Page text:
Which sects or schools of Buddhism make the least reference to reincarnation and memories of past lives ?, also the least likely to talk about deities ? Which texts are the most accurate records of what the Buddha taught ? Thanks
Theravada is a common name for the conservative tradition that preserved fairly accurate records of what the Buddha taught. The thing is, other lives are mentioned a lot in the original texts.
The conservative tradition insists on literal interpretation of the texts, while various liberal schools (known under umbrella name of Mahayana) allow reading between the lines and various non-literal interpretations, including didactic and metaphorical interpretations of "other lives". They even allow (gasp!) development of ideas from the seeds present in the original texts, as well as from practice. Mahayana schools claim to have better preserved the spirit of what the Buddha taught.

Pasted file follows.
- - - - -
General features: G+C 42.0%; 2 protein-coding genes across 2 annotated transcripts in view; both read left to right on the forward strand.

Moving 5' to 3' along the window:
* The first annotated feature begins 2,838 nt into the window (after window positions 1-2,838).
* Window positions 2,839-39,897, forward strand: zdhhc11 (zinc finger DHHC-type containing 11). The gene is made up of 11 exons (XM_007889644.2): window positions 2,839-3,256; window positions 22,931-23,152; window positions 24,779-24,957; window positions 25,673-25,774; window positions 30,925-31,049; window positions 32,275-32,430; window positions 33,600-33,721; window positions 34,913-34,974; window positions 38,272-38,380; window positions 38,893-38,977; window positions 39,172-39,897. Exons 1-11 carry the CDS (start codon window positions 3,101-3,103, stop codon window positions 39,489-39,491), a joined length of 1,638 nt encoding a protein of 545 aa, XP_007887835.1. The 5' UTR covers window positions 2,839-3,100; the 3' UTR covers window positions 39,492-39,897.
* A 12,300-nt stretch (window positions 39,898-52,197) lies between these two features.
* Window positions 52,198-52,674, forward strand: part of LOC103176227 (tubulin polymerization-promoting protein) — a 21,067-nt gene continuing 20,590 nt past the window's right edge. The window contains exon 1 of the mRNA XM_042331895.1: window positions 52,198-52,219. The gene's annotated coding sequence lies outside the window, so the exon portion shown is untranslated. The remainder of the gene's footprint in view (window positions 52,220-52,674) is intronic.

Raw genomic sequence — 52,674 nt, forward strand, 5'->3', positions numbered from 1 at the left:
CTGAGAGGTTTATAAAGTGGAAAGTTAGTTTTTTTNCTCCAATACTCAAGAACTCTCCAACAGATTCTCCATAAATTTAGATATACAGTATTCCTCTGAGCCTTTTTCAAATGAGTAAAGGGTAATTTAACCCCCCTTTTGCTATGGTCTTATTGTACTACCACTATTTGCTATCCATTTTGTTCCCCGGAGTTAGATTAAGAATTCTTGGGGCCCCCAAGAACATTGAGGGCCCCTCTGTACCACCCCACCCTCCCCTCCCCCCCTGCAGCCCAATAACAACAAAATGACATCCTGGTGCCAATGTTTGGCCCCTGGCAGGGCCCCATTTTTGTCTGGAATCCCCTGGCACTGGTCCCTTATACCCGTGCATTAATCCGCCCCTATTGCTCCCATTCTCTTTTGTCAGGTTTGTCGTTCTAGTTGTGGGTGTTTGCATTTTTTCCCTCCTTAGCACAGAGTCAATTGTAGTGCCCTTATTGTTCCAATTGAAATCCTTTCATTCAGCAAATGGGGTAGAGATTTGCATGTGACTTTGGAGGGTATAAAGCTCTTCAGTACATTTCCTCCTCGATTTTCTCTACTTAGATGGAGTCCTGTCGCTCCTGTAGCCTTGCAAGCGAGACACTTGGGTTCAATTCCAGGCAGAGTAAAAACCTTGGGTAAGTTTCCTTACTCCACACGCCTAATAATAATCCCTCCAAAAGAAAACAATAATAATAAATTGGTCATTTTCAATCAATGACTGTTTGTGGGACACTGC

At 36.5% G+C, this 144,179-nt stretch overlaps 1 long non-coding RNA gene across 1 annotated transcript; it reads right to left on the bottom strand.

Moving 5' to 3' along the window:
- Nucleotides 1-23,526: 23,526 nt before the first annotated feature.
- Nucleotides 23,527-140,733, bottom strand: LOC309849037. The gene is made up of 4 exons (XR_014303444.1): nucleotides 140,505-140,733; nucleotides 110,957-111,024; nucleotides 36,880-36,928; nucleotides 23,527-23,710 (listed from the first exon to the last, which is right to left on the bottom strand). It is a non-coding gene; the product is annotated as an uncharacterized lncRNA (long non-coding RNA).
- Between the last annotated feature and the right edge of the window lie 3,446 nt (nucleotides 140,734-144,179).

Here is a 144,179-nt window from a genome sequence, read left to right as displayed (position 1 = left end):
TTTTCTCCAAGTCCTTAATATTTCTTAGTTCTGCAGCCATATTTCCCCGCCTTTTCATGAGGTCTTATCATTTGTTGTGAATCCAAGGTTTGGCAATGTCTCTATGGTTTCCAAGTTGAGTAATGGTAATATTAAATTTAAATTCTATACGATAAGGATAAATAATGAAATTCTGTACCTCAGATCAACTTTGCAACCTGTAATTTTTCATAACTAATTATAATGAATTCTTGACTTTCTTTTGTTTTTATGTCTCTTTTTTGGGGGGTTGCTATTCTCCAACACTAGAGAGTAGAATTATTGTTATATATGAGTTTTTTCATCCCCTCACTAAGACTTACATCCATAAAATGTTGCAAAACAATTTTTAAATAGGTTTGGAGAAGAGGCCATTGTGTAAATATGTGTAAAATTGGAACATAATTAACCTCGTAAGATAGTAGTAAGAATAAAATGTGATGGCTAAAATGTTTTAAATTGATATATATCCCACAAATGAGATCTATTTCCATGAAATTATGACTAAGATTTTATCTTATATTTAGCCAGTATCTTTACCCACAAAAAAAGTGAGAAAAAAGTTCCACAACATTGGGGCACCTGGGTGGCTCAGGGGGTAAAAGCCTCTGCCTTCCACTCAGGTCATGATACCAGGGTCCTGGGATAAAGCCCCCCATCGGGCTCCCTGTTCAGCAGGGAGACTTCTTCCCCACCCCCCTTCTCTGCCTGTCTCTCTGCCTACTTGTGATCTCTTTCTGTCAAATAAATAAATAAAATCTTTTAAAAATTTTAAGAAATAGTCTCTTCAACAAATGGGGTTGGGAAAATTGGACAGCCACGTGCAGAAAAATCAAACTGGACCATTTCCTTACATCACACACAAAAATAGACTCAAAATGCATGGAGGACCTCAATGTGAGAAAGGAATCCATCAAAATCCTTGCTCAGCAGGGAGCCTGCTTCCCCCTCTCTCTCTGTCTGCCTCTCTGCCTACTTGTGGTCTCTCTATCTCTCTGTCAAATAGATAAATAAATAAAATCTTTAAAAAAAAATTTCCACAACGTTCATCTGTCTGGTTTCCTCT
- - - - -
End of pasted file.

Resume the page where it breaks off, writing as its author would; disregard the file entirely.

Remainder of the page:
Of all Mahayana schools Zen/Chan(Chinese)/Seon(Korean) are probably least likely to talk about past lives etc. Modern "Secular Buddhism" explicitly rejects any supernatural teachings.
Finally, if you want to get into Buddhism, you have to realize that within all schools without exception there are teachers & students who uphold literal interpretation of other lives and deities, and there are those who have a more comprehensive view of these things.
For example, within Tibetan Buddhist schools such as Nyingma and Kagyu - there is a lot of talk about past lives for beginners, but at advanced levels there is barely any mention of them. The deities do play important role but they are not taken literally.